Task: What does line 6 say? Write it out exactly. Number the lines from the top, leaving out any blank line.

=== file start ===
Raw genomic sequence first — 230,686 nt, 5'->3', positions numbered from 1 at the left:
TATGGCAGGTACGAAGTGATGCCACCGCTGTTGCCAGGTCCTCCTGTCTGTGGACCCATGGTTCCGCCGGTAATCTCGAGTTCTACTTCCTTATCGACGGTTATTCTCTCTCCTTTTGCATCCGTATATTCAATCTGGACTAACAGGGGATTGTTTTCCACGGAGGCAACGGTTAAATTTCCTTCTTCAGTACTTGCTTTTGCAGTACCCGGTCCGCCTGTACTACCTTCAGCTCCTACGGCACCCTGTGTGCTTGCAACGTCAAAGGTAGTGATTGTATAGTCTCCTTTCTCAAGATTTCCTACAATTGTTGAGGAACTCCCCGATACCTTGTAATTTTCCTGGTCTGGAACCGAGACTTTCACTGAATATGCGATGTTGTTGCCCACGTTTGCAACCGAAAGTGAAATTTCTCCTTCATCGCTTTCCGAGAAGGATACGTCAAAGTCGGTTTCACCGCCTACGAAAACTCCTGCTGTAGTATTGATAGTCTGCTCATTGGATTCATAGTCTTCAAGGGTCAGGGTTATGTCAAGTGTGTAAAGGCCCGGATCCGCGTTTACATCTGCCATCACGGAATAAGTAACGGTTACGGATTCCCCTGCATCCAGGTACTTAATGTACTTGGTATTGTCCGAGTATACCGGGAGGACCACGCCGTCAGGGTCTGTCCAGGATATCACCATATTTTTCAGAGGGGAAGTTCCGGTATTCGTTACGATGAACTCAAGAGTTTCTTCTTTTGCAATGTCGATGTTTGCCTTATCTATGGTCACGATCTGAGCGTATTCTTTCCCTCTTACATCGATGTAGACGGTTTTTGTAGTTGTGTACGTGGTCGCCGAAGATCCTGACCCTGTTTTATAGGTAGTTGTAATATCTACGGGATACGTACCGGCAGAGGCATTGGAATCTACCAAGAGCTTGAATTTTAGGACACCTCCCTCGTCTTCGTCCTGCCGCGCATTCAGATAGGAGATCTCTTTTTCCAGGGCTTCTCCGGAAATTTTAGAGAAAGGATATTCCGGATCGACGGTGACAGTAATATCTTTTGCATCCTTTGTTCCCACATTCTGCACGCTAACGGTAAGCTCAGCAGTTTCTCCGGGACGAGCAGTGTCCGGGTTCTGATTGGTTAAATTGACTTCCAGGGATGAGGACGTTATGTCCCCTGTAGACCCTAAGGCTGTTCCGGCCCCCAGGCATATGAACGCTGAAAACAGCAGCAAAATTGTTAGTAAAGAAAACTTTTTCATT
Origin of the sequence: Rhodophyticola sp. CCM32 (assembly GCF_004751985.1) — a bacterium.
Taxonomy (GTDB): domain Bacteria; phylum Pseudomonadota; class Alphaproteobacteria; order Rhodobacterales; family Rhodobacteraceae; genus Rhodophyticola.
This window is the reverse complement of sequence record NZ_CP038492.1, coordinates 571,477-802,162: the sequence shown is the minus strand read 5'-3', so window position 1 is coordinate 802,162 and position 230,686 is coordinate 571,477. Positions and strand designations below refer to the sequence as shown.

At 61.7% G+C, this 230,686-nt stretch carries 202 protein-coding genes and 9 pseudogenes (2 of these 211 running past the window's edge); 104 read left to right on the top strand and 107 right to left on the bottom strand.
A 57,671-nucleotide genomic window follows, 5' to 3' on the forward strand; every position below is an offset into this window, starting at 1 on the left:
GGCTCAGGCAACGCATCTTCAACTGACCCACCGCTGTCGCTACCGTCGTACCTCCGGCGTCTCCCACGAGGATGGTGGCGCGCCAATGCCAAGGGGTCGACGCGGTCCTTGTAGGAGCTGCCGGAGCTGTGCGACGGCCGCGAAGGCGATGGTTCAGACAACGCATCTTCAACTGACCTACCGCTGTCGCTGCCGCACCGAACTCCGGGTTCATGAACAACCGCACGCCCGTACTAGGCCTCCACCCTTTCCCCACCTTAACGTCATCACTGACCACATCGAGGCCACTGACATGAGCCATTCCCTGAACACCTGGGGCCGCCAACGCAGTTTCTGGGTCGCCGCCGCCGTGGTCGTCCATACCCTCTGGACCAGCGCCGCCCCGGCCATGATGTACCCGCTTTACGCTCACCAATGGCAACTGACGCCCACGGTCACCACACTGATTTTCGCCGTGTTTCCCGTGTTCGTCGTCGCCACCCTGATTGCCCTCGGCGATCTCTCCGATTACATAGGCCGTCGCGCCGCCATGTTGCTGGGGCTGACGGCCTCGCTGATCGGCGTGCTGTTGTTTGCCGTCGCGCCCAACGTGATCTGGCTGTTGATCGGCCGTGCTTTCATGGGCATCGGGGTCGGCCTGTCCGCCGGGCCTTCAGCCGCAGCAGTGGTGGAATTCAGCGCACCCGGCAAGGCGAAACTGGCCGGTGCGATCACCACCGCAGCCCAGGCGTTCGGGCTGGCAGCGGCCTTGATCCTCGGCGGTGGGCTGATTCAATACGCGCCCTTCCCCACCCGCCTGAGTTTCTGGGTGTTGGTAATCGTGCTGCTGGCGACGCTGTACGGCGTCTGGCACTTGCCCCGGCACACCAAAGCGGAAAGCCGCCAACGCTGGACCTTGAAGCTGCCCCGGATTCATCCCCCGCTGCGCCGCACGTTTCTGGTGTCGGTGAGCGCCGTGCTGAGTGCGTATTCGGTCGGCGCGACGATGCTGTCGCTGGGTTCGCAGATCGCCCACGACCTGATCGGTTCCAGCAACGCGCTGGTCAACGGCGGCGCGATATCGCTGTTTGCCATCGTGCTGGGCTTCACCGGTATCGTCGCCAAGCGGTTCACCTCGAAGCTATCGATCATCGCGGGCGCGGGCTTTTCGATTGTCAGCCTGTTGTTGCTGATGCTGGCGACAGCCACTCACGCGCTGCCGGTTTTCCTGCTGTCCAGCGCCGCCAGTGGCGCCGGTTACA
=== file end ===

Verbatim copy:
At 61.7% G+C, this 230,686-nt stretch carries 202 protein-coding genes and 9 pseudogenes (2 of these 211 running past the window's edge); 104 read left to right on the top strand and 107 right to left on the bottom strand.